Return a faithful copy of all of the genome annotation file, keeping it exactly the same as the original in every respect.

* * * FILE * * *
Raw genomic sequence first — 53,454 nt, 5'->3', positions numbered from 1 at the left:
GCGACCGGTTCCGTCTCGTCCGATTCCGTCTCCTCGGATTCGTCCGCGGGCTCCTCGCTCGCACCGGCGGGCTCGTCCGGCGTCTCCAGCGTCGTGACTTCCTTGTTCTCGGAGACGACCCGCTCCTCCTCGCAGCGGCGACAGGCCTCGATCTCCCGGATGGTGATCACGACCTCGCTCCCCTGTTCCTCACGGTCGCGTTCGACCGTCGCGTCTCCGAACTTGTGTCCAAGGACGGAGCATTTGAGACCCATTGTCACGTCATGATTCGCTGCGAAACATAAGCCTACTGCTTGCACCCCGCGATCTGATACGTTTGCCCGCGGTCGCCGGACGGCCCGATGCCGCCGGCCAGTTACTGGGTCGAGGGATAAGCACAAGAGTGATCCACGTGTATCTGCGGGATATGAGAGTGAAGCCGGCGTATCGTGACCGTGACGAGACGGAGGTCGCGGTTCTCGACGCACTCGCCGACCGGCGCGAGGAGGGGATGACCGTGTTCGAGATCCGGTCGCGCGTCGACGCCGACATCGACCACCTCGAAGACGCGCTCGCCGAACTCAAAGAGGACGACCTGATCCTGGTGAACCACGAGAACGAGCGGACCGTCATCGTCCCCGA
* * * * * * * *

Raw genomic sequence first — 53,454 nt, 5'->3', positions numbered from 1 at the left:
GCGACCGGTTCCGTCTCGTCCGATTCCGTCTCCTCGGATTCGTCCGCGGGCTCCTCGCTCGCACCGGCGGGCTCGTCCGGCGTCTCCAGCGTCGTGACTTCCTTGTTCTCGGAGACGACCCGCTCCTCCTCGCAGCGGCGACAGGCCTCGATCTCCCGGATGGTGATCACGACCTCGCTCCCCTGTTCCTCACGGTCGCGTTCGACCGTCGCGTCTCCGAACTTGTGTCCAAGGACGGAGCATTTGAGACCCATTGTCACGTCATGATTCGCTGCGAAACATAAGCCTACTGCTTGCACCCCGCGATCTGATACGTTTGCCCGCGGTCGCCGGACGGCCCGATGCCGCCGGCCAGTTACTGGGTCGAGGGATAAGCACAAGAGTGATCCACGTGTATCTGCGGGATATGAGAGTGAAGCCGGCGTATCGTGACCGTGACGAGACGGAGGTCGCGGTTCTCGACGCACTCGCCGACCGGCGCGAGGAGGGGATGACCGTGTTCGAGATCCGGTCGCGCGTCGACGCCGACATCGACCACCTCGAAGACGCGCTCGCCGAACTCAAAGAGGACGACCTGATCCTGGTGAACCACGAGAACGAGCGGACCGTCATCGTCCCCGA